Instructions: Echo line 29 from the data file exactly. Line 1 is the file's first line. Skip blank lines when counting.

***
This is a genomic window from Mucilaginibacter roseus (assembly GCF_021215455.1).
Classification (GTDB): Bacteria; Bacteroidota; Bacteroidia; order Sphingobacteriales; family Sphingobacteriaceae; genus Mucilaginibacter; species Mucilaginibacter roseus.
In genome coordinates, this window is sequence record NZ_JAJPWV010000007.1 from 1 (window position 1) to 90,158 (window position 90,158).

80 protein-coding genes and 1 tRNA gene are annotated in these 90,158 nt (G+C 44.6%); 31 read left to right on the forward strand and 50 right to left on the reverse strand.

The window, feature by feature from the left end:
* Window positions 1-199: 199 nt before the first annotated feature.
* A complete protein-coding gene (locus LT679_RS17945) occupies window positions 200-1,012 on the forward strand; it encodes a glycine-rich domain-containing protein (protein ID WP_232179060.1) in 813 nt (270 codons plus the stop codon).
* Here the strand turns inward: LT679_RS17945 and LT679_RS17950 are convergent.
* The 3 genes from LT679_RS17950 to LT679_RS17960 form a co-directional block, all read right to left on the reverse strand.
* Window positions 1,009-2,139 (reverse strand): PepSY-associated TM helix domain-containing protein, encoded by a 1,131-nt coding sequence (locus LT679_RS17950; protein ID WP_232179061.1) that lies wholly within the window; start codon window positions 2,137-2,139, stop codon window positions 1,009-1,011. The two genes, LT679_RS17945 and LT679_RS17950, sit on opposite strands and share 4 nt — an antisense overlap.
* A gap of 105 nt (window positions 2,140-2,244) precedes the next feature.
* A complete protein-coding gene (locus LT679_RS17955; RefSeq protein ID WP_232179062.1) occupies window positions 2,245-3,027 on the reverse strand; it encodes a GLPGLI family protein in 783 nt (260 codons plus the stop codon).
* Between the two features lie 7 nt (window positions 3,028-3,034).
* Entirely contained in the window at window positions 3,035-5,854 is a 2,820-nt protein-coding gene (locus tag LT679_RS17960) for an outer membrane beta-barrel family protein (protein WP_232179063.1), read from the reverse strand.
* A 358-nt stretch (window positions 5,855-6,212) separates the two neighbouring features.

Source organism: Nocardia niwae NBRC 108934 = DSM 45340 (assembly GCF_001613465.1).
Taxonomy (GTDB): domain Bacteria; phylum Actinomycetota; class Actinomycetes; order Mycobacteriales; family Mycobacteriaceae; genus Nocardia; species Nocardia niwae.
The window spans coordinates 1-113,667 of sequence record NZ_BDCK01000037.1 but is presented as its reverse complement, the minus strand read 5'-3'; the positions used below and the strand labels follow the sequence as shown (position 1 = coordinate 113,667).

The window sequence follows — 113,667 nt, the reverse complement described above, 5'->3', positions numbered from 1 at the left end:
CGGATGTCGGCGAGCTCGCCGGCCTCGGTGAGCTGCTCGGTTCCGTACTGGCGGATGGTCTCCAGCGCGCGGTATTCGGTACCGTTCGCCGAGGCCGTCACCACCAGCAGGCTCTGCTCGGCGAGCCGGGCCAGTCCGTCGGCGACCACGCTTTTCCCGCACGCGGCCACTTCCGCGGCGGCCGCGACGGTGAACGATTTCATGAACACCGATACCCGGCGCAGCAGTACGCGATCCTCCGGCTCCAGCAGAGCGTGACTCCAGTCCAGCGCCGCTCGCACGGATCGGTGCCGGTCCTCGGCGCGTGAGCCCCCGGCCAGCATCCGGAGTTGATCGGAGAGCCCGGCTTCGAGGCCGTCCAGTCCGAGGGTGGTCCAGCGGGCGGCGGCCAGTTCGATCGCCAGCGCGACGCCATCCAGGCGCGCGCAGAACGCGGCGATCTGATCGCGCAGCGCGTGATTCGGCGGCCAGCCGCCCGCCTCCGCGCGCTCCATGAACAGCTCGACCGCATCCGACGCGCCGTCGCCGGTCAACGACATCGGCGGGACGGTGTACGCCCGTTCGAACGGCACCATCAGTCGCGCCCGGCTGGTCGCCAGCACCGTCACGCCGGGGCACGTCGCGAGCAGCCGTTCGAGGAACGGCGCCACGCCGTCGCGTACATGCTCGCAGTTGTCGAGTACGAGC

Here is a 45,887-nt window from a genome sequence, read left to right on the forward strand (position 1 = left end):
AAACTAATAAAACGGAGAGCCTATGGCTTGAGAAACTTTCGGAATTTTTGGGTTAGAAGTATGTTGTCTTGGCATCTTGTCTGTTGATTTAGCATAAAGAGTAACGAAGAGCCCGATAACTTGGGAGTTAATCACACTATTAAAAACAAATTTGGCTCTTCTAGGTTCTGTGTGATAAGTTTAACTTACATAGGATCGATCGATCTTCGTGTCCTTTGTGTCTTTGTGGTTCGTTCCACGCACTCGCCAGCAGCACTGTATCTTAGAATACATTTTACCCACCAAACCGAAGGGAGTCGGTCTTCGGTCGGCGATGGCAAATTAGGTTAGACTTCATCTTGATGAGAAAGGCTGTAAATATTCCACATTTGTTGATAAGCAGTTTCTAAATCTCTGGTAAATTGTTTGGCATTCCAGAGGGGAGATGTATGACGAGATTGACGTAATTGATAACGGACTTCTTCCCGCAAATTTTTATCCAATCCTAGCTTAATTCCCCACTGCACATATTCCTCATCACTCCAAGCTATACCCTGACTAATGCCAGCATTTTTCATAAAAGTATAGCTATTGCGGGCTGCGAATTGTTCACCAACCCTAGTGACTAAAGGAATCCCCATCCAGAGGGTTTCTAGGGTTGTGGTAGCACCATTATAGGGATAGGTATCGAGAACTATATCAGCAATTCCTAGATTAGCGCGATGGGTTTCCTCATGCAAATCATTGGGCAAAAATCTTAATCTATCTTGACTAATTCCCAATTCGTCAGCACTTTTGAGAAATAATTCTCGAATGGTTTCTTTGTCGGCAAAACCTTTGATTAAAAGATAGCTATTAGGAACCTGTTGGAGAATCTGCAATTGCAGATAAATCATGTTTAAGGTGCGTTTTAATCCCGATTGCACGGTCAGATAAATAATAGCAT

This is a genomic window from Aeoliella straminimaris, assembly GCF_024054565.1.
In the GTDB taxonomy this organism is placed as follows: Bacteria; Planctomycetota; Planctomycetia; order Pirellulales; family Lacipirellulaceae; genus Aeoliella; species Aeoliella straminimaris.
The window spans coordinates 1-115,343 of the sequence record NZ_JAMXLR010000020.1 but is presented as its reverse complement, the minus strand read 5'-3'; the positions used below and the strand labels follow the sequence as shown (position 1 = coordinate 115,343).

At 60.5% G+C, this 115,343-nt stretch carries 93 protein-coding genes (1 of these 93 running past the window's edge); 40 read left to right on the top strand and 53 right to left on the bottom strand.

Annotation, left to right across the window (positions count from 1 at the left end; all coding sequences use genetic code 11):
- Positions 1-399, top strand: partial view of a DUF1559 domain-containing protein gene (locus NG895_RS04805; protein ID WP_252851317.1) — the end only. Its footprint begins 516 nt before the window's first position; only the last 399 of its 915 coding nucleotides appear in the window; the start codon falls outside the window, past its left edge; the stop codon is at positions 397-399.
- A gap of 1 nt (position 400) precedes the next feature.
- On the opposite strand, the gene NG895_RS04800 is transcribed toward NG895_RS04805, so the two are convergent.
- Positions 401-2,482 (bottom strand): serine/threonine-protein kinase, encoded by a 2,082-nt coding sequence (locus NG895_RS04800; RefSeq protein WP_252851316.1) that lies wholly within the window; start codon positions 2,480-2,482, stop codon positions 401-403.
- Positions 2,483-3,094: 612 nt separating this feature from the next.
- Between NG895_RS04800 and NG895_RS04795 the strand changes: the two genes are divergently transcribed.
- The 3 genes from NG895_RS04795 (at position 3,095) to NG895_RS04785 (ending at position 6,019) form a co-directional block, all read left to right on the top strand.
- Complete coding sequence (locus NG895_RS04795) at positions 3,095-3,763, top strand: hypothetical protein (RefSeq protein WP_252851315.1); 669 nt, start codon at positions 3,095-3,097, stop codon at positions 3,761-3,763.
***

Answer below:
- A gap of 1 nt (position 400) precedes the next feature.